Making the Impossible Shot with RED’s Epic HDRx Technology

Making the Impossible Shot with REDs Epic HDRx Technology

A few months ago I posted an article here on ReelSEO.com about HDR Video techniques and how 3D technology can be used to achieve this. RED is now really making waves with its HDRx technology: what used to be impossible with a single camera is now a reality.

HDR – or high dynamic range – video is all about expanding the latitude of your camera. Unlike our eyes, cameras are not able to handle high contrast lighting situations. As a solution to this very common problem, I suggested the use of 3D technology in this article. In short, it comes down to combining two synced cameras on a 3D rig, with one camera exposed for the highlights and the other for the shadows, after which both images are combined in post production. Effectively, you'll be able to extend the latitude of your camera well beyond 12 stops of light (from the shadows to the highlights).

Although is probably a workable solution for those who cannot afford big ticket cameras, thanks to a very innovative technology from RED, this can now be achieved in a single unit. Just look at the footage below and you'll quickly understand that RED has just made the impossible shot a reality. For a more detailed explanation on HDRx technology, read this post on Prolost.com from Stu Maschwitz.

Likewise, this shot from inside a barn would normally require you to either expose for the interior (with blown out exterior) or the other way around (with way too dark interior).

Ted Schilowitz (RED Studios) talks about the RED Epic camera, a $25k alternative to portable DSLR cameras.


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About the Author -
Richard van den Boogaard is a freelance cameraman, editor and video marketing consultant based in the Netherlands. With his company, Branded Channels, he creates branded content with high production value, using his own state-of-the-art gear. Recent productions can be seen on Vimeo. View All Posts By -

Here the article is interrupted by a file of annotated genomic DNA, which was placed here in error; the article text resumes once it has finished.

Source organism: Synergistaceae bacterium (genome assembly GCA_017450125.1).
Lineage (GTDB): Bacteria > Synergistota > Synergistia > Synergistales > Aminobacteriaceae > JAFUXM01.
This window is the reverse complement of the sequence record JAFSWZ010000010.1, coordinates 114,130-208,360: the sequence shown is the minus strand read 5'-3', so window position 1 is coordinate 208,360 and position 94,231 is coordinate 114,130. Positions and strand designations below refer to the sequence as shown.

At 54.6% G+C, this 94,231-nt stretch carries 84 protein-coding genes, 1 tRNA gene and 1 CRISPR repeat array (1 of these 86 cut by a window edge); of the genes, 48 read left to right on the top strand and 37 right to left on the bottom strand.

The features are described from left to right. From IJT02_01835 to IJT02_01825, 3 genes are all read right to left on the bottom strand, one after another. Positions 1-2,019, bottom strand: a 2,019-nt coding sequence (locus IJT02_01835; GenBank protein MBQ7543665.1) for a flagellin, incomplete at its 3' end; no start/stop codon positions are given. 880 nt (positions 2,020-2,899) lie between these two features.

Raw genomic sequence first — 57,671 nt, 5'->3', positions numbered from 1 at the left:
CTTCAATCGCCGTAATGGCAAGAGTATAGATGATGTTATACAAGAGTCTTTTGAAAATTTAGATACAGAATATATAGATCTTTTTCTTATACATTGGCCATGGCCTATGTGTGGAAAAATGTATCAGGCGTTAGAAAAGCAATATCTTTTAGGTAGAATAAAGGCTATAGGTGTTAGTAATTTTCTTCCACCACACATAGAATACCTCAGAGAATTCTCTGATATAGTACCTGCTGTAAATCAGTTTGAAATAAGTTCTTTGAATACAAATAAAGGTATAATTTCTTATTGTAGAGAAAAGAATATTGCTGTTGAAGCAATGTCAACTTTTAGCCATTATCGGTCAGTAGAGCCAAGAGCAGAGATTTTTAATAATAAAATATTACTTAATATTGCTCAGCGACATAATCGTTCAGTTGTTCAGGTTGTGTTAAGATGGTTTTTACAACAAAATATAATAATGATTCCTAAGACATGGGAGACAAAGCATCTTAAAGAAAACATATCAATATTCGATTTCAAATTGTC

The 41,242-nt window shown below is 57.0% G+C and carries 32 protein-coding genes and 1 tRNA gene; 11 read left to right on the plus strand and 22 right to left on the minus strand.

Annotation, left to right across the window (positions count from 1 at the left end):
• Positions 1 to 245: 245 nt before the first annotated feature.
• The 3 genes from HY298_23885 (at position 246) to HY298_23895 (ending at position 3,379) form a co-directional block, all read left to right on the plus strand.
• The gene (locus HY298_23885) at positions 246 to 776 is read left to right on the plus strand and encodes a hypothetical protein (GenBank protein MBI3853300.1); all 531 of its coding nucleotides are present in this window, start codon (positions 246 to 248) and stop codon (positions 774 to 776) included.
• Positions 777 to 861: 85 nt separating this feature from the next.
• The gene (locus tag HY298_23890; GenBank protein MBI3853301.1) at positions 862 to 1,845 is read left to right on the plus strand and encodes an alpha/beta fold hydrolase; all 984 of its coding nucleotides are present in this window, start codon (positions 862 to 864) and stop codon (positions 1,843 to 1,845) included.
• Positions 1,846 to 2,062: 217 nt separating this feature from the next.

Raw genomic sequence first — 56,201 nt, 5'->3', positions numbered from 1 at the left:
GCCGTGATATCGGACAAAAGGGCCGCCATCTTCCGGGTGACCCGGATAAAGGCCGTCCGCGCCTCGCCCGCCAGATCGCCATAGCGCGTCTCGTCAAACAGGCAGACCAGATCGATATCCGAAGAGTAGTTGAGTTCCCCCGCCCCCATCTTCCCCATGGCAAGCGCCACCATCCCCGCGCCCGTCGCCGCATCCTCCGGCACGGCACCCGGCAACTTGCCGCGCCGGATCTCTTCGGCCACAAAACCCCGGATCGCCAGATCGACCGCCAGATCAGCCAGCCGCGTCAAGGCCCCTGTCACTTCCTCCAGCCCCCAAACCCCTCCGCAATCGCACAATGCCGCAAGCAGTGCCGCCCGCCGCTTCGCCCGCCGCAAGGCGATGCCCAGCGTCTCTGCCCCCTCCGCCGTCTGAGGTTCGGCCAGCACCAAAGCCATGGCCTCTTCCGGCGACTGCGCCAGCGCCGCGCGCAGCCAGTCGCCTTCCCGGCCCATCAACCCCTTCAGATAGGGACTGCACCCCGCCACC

What do you think? ▼
  • timeoutofmind

    right. is it available now, or do we have to sit around like drooling dogs and wait as the arrogant REDco ignores us, gives a two year communication blackout, and tells us it's none of our business what's being developed and when. i'll never buy from this company.

  • manappraisal

    Dear Richard:

    I have been posting on forums all over the place (including Adobe's PPro forums) requesting suggestions on an HDR equivalent for video. I shoot "walkthrough" videos of real estate and, of course, the picture has fits when a brighly lit window comes into the scene.

    I have used the Shadow/highlights feature in Premiere Pro with some luck, but it is not a perfect solution. I have pondered, and even experimented a bit, with overlaying identical clips where one has the exposure/brightness reduced in the software. This could be followed by applying varying transfer modes, or even using the upper clip as a luma matte for the lower clips.

    Have you attempted any software based techniques such as these? For me, this is the holly grail and I am not currently in the 25K price range. Our videos do wind up being fundamentally flawed due to exposure effects, and we are working on lighting solutions to bring the contast down, but still much room for improvement exits. HDR still photography is difficult to presently compete with for a video soloution for documenting real property.

    Here is a link to one of our real estate presentations where contrast issues are quite prevalent.

    http://vid-tours.com/walkthrough/jamila/index.html

    Regards.

    Jeff Deuitch
    Impact Video Tours
    Palmetto, FL

  • Robby Petersen

    I'm waaaaay more interested in this than the resolution-wagging contest that's been going on. Awesome.

  • scott

    not the most impressive test films coming from RED. I don't get the clip of the lady walking frame left against the backlight sky, that doesn't look like a expanded tonal range to me but instead a combination of exposure change and highlight recovery. the end result looks so poor that I prefer the non-hdr version. I think they need to produce test films properly if they want to sell the camera and technology. Having ratty looking productions with technical gaps is not impressive at all. We are visual customers not just technicians. These test film look like they come from college video world and not the world of high-end cinema.

  • Scott Hamilton

    not the most impressive test films coming from RED. I don't get the clip of the lady walking frame left against the backlight sky, that doesn't look like a expanded tonal range to me but instead a combination of exposure change and highlight recovery. the end result looks so poor that I prefer the non-hdr version. I think they need to produce test films properly if they want to sell the camera and technology. Having ratty looking productions with technical gaps is not impressive at all. We are visual customers not just technicians. These test film look like they come from college video world and not the world of high-end cinema.

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